Nothing in this subchapter shall be construed to prevent the emergency removal of an Indian child who is a resident of or is domiciled on a reservation, but temporarily located off the reservation, from his parent or Indian custodian or the emergency placement of such child in a foster home or institution, under applicable State law, in order to prevent imminent physical damage or harm to the child. The State authority, official or agency involved shall insure that the emergency removal or placement terminates immediately when such removal or placement is no longer necessary to prevent imminent physical damage or harm to the child and shall expeditiously initiate a child custody proceeding subject to the provisions of this subchapter, transfer the child to the jurisdiction of the appropriate Indian tribe, or restore the child to the parent or Indian custodian, as may be appropriate [ICWA, Section 1922, emphasis added in plaintiffs' motion for summary judgment, Oglala et al. v. Hunnik et al., 2014.07.11].

Pevar offers these examples from the 48-hour hearing transcripts of the state failing to terminate emergency removal or placement of Indian children when the threat of imminent harm has passed:

  • A mother abused by her boyfriend lost custody of her child even though the abuser was not being allowed to return to the home. Before the judge's decision, the mother pleaded with the judge not to punish her for what the abuser had done.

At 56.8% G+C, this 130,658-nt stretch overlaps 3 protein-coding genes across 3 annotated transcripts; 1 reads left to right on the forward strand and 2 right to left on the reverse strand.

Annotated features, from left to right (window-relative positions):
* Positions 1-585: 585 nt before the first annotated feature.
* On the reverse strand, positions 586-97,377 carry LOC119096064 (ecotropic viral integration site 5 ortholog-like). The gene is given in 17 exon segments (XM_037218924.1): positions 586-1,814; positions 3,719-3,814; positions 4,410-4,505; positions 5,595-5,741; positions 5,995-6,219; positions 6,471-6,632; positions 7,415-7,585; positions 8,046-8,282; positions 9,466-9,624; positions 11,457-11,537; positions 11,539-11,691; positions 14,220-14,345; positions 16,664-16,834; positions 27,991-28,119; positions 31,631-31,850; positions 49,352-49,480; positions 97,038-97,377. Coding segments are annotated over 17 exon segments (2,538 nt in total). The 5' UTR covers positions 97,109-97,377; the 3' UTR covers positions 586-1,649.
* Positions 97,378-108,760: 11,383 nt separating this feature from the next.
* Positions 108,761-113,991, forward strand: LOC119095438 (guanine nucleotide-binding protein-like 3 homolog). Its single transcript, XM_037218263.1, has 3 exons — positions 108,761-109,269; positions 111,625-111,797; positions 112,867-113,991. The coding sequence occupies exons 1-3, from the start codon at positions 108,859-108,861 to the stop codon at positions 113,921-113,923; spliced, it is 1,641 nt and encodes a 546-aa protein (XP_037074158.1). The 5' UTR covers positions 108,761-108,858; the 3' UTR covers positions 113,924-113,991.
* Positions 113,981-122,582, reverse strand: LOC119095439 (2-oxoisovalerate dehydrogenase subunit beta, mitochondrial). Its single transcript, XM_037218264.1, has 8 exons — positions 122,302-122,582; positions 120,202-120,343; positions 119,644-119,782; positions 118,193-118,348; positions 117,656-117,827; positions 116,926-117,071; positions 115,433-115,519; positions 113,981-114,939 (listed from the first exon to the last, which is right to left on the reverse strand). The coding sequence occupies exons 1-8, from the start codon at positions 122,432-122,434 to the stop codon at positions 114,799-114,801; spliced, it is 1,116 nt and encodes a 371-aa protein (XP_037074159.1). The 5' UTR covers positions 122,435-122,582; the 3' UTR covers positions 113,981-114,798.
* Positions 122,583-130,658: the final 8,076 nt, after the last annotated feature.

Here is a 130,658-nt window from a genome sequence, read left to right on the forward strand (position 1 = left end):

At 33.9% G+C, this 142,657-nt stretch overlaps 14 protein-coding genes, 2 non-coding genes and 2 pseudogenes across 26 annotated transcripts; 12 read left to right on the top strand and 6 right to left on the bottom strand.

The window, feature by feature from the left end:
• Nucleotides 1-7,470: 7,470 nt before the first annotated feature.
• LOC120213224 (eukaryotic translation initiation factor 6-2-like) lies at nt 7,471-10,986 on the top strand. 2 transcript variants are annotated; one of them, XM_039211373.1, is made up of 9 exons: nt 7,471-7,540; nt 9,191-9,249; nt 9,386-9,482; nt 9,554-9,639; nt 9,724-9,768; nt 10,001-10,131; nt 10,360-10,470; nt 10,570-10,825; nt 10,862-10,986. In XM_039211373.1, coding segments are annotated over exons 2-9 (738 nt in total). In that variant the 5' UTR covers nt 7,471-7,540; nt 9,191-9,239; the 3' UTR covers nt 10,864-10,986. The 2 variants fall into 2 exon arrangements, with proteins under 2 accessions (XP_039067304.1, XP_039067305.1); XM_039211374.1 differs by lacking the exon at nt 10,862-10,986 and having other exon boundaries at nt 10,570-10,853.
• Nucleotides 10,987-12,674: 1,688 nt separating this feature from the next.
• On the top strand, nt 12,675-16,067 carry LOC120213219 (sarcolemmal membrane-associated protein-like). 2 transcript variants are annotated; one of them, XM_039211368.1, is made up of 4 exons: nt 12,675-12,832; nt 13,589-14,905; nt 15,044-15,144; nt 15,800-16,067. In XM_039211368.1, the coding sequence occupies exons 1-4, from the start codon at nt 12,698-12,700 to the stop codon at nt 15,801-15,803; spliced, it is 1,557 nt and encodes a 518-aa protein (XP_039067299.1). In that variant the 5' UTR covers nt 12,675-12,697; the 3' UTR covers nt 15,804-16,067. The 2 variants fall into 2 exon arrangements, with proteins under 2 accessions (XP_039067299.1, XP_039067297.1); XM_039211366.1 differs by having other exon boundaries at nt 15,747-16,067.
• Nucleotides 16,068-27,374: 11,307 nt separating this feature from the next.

• A father going through divorce was denied custody of his children solely because his estranged wife got into trouble with the police, even though no evidence was introduced suggesting that the children would be at risk staying with the father.
  • A mother lost custody of her daughter merely because the daughter's babysitter had become intoxicated, without any showing that the mother knew that such a thing might occur.
  • A father who tried to discuss the merits of his case was interrupted by the judge and told that the details of child custody removals were not to be discussed in 48-hour hearings, and then the judge signed an order removing the child from the father's custody [Pevar, 2014.07.23].

The plaintiffs had to get federal Judge Jeffrey Viken to order the release of the transcripts that support their case. Defendant Judge Davis had released some of those transcripts of his own accord but now is apparently trying to withhold additional information. In a motion to unseal filed Monday, the plaintiffs allege that Judge Davis is "concealing information prejudicial to his case" by asserting that a motion for sanctions filed by the plaintiffs should remain sealed because "it subjects the Defendant Judge Davis to unnecessary and unjustified embarrassment and public scandal." The plaintiffs find that justification for sealing a public document wanting:

The ground asserted by Judge Davis in support of keeping the Motion sealed is invalid in this context. Specifically, if subjecting a party to “unnecessary and unjustified embarrassment and public scandal” could justify the sealing of pleadings in federal litigation in the manner asserted here, every defendant in every civil case would have the power to seal each plaintiff’s complaint and other court filings.